Here is an interesting question: how many bad episodes before a show is officially in decline? This question has frequently popped into my mind ever since I finished season three of Vikings. From that patchy, but still very exciting season Vikings has flirted with mediocrity enough times that it counts as a will they-won’t they relationship. For every great episode, with awesome action, simple yet effective characterisation, and the still amazing look of it all, there have been just as many episodes where Michael Hirst has opted for padding rather than momentum. What Full Moon makes abundantly clear is that Hirst can’t tell the difference between the two.
Last week’s episode was, by far, the worst of the season so far, but at least it wasn’t as boring as Full Moon: an episode that felt like it took a month to watch. After convincing myself that it wasn’t February when the credits rolled I found myself wondering how Vikings has lost its way. The answer is quite simple: when given a choice of action, Vikings always picks the dullest outcome, at least since Ivar wrapped things up in York. It wasn’t until the absence of York that I realised that this was what was holding season five together for me. The game of cat and mouse between Heahmund and Ivar was exhilarating when it was unclear who would win, and the fact that this was Hirst’s main focus gave season five a solid centre. It certainly tricked me into thinking that the rest of the show was doing just as well.
Take Bjorn’s season so far. For the second year in a row, Bjorn has sailed into unknown waters and participated in stories that have started off as intriguing only to fizzle out. This time he doesn’t even have Rollo to bounce off of, although Halfdan is an ok replacement. So, for the second time Bjorn has returned to Kattegat unfulfilled, and quickly falls into familiar patterns. Lagertha has made a new alliance for the upcoming war against Harald which gives Bjorn the opportunity for some strange in the form of a new princess. This on its own would be fine, although it does lead to a bizarre sex scene that is weird even for Vikings, but all it represents is Bjorn in a holding pattern. It’s not all bad though: the scenes between Bjorn and Lagertha are tender and imbued with some hilarious familiarity. If I ever need a wingman Lagertha’s getting the call.
Floki’s settlement is suffering from a different problem but the character is in the same rut as Bjorn. The Land of the Gods promised to be an off-beat diversion from the standard Vikings fare, but it’s plagued with the same dullness and predictability as everything else. When Lagertha let Floki and the settlers leave it was obvious that part of the reason for this was because Floki might fail. Even with some settlers still trying to put a positive spin on things, it didn’t take long before Lagertha was proven right. In fairness, Floki’s approach is bullshit. He barely tells his people anything about how they’re supposed to live, except for a vague egalitarian approach that has some settlers hackles up. The reason for this is simple, Floki doesn’t know how he’s going to make this work. I know the Vikings are deeply spiritual people, but if you take your real estate advice from a mad man then you deserve to be stranded in the pit that said madman didn’t even sell that well. It’s like an estate agent saying that the studio with the leaking roof’s last tenant wad Odin so you should totally move here.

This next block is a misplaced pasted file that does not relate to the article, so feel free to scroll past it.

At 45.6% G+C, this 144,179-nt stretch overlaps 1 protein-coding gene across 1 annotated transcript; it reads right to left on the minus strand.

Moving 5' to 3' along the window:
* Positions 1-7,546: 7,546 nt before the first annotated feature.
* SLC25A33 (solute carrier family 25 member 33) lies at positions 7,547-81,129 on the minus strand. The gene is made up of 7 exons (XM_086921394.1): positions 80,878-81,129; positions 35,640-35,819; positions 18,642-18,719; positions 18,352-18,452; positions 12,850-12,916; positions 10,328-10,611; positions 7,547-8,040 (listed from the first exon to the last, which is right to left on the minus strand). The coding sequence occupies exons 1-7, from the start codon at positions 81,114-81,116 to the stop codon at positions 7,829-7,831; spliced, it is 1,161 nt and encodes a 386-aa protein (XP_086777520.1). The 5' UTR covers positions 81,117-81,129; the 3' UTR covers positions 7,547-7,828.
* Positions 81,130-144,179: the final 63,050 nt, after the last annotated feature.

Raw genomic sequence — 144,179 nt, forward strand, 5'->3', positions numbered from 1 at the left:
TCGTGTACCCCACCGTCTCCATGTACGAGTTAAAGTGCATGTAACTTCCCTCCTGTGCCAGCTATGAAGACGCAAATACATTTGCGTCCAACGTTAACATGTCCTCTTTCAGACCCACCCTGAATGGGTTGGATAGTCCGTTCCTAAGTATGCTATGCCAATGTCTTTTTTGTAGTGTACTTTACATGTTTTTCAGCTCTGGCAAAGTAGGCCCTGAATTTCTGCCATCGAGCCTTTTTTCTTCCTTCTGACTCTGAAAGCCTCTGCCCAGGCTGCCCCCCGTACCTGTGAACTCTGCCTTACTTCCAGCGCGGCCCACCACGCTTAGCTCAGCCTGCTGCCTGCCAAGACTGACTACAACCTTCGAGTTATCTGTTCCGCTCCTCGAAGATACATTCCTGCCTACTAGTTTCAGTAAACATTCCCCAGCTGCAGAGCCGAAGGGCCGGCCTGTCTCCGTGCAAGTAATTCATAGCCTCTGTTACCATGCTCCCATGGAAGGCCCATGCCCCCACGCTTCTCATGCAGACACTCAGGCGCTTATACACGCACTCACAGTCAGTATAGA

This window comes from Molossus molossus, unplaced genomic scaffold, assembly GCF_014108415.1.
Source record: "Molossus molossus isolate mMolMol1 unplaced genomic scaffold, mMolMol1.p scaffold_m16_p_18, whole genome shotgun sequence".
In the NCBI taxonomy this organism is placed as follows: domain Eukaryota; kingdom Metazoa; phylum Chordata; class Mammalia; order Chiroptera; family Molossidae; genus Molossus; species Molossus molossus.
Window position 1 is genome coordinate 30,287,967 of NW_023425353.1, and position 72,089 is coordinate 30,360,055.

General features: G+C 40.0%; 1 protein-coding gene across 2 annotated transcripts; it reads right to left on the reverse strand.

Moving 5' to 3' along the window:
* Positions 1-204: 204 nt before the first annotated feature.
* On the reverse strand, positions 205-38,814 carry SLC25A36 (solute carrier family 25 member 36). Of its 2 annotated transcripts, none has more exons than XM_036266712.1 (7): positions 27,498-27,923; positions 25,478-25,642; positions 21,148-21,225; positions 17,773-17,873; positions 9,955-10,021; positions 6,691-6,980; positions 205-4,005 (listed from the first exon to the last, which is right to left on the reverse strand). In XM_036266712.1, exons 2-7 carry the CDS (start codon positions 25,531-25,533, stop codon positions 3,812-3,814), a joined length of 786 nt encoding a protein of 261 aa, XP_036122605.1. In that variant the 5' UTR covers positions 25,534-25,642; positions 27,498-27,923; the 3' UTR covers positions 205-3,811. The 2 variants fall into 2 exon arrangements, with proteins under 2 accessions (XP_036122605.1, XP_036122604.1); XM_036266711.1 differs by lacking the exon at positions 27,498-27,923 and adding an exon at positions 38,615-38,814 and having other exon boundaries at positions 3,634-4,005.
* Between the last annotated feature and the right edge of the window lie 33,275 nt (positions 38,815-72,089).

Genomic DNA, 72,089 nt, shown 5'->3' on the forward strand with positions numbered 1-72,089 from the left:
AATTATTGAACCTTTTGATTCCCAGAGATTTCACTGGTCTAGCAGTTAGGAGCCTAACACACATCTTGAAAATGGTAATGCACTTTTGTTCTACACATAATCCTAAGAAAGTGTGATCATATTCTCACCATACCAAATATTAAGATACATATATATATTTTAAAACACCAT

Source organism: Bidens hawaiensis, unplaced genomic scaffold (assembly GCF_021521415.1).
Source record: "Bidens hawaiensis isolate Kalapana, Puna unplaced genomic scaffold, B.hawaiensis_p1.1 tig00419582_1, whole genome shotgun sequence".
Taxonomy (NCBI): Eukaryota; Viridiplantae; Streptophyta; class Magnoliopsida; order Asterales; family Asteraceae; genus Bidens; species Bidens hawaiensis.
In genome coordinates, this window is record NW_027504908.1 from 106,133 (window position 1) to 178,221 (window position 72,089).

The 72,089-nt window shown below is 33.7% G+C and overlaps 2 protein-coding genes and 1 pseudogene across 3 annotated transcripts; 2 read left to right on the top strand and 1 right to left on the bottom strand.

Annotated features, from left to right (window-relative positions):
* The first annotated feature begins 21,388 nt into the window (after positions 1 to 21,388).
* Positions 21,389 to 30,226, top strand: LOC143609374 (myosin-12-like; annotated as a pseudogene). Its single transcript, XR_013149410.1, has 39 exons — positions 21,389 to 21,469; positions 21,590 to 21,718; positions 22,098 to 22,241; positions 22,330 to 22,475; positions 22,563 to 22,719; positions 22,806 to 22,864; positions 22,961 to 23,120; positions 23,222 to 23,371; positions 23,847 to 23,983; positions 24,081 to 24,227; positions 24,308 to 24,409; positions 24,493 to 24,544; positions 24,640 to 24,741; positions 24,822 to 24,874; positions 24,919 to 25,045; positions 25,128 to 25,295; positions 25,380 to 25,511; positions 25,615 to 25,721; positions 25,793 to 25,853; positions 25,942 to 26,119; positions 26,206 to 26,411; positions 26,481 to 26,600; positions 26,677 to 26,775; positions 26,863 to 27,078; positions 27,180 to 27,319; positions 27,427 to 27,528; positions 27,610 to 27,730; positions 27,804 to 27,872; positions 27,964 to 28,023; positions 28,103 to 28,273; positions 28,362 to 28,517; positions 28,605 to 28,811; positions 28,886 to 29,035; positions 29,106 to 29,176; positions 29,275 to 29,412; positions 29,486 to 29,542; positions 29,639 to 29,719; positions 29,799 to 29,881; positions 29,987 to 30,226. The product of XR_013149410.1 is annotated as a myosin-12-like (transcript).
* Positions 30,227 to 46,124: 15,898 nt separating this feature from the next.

That’s not the dumbest part of the episode, because Full Moon is held together by a game of chess. Vikings has never been subtle when symbolising its themes, which is fine because those symbols are usually connected to Norse, or Christian mythology because…history. Still, this is the show that tied Lagertha stabbing someone in the chest with her son stabbing her lover with, you see where I’m going here. Blindingly obvious is standard Vikings these days but it takes a special kind of hack writer to include a thematic game of chess. It’s a trick so overused that it’s now a cliché.
The game itself is between Ivar and Heahmund, who continue to participate in the dull Ragnar/Athelstan reboot. The two warriors are still in the teething stage as Ivar doesn’t fully trust that Heahmund will fight for him., This leads to a breathtakingly hilarious conversation between Ivar, Heahmund, and a clueless Hvitsek about free will versus fate. Instead of enlightening the audience about the characters beliefs, the scene sees all three look a bit confused. It’s the best part of the episode.
The chess metaphor is also used to show, again, that Ivar is smarter that the average bear-killer, also known as Bjorn. All the plans that Lagertha makes with Ubbe and Bjorn are immediately undermined by the belief that Ivar is always a step ahead. This doesn’t create tension so much as it bludgeons us over the head with Ivar’s intellect. We get it Michael, Ivar is a great tactician, but over egging him this way makes both his possible victory inevitable, as well as his possible defeat as it would be an obvious twist.
4/10 – An episode that could have been a checkmate chooses to flip the bored because its not smart enough to play. Full Moon could have been a great episode about planning the battle of many of the characters lifetimes, but always chooses the dullest option.